Fetching article, this. In a recent edition of the The Chronicle Review, philosopher John Kaag asks whether life is worth living. Anyone even remotely acquainted with the history of philosophy knows that Socrates purportedly said, “The unexamined life is not worth living.” Kaag’s point in the article is “What Socrates failed to tell us is that the examined one isn’t a whole lot better.”
In the article, he describes how, as a twelve year old, he found his older brother’s copy of Plato’s Apology on the back of the family toilet (TMI, no?), read it, and rather soon thereafter decided to become a philosopher. As Kaag describes it, his philosophical turn was accompanied by a sort of melancholy as he began to think critically about life in this world. In the course of the article, he mentions the various sorts of pain that we humans experience in life—unhappy marriages, failed expectations, and so forth.
He cites Albert Camus, who said, “There is but one truly serious philosophical question, and that is suicide. Judging whether life is or is not worth living amounts to answering the fundamental question of philosophy.” As Kaag sees it, the person who can easily answer that question clearly is not a philosopher. Kaag concludes “But here’s the thing about not being miserable. Life is still a pathetic ruse: either too painful or too short. You pick.”
I’m grateful for philosophers such as Kaag (or Sartre, or Camus, or Nietzsche) who raise such serious questions. In the end, only theology can point the way forward in answering such a question. And, as I see it, only Christian Scripture’s “dramatic narrative” can provide proper existential situation (and empirical reality) to which Kaag points.
Christian Scripture opens with a dramatic account of God’s creation of the universe. He endows his imagers with manifold capacities—spiritual, moral, rational, creative, relational, and physical—and provides them an environment in which they can flourish. God the King has created a shalomic environment for his imagers, who are to serve as his under-kings and loving stewards of his good creation. In the third chapter of the Genesis account, however, Adam and Eve reject God’s kingship and grasp for kingship themselves. In their desire for autonomy, they transgress God’s command, and in so doing they become idolaters. Adam and Eve’s sin marks a dark and haunting turn in the biblical narrative. In the aftermath of their sin, we seek that God’s good shalom has been broken, with the result that humanity now experiences a broken relationship with God, with each other, with the created order, and with self. The painful existential reality that Kaag describes is a result of this Fall.
In response to the Fall and its pervasively painful consequences, Scripture promises a Redeemer who will save us from our sins and set creation free from its groaning. That Redeemer is Christ Jesus, and one day he will return to defeat evil finally, and to bring a new heavens and earth, in which we will live together with him eternally. In this heavens and earth, there will be no more pain, tears, or death, and we will flourish eternally together with Christ.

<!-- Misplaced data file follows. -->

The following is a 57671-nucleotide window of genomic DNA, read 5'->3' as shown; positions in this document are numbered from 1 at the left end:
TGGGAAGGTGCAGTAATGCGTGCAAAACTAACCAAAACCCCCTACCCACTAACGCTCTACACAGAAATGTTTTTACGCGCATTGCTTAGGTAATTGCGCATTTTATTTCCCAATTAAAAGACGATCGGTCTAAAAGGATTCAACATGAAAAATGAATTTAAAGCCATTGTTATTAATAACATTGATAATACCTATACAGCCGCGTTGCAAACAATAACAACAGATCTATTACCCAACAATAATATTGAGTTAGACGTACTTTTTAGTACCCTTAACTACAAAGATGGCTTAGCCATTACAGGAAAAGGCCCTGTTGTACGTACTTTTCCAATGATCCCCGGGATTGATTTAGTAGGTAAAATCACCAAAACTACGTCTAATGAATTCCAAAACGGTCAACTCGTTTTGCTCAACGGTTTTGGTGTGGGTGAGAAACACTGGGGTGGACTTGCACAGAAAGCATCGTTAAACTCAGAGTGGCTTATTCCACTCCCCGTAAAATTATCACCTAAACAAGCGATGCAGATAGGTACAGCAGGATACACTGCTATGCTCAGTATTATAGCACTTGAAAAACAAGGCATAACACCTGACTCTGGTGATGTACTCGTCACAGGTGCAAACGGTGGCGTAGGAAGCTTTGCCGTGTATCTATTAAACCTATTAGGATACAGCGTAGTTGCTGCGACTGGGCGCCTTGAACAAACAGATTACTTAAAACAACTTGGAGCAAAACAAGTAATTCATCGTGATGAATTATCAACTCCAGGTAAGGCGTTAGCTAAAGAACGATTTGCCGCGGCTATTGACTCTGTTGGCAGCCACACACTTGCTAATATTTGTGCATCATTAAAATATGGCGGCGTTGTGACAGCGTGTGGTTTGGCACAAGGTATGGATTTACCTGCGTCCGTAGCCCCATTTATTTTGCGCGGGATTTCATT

This narrative is the true story of the whole world and it alone can make sense of the mind-numbing pain that we often experience. In other words, this sprawling, capacious narrative possesses great explanatory power. In addition this narrative is a dramatic narrative. As church father such as Irenaeus showed us, and as modern theologians such as N. T. Wright or Craig Bartholomew remind us, this narrative is a drama into which we enter and participate. Only as we enter into this narrative can we understand and experience the fact that this world is not the way it’s supposed to be; and only as we enter into this narrative can we find hope for the day when the coming King will renew and restore it, so that we can dwell in it forever with him.
In a nutshell, our certain hope is that “When the world’s present history is over, Christ will be there. As a consequence of the resurrection, the world has a deeply joyful ending.” Here in the West, we are (rightly) suspicious of fairy tale endings. We prefer something more “realistic,” because we have tasted realities of living in a fallen world. But this fallen world, and its pain and suffering, is less “real” than the resurrected cosmos.
In his essay on fairy tales, J. R. R. Tolkien charts the difference between dyscatastrophe (stories ending in sorrow and failure) and eucatastrophe (stories ending in triumph and deliverance).
He concludes by asking “which is actually the more true?” In summary, because of the resurrection, it’s the latter. There is such a thing as a happy ending. To borrow a phrase from Lord of the Rings, “Everything sad becomes untrue.” Human evil and pain, in other words, cannot deligitimize happy endings—they cannot because Christ’s resurrection has hallowed them.
 John Kaag, “The Making of a Philosophy Professor,” in The Chronicle Review (Nov 30, 2012), B16.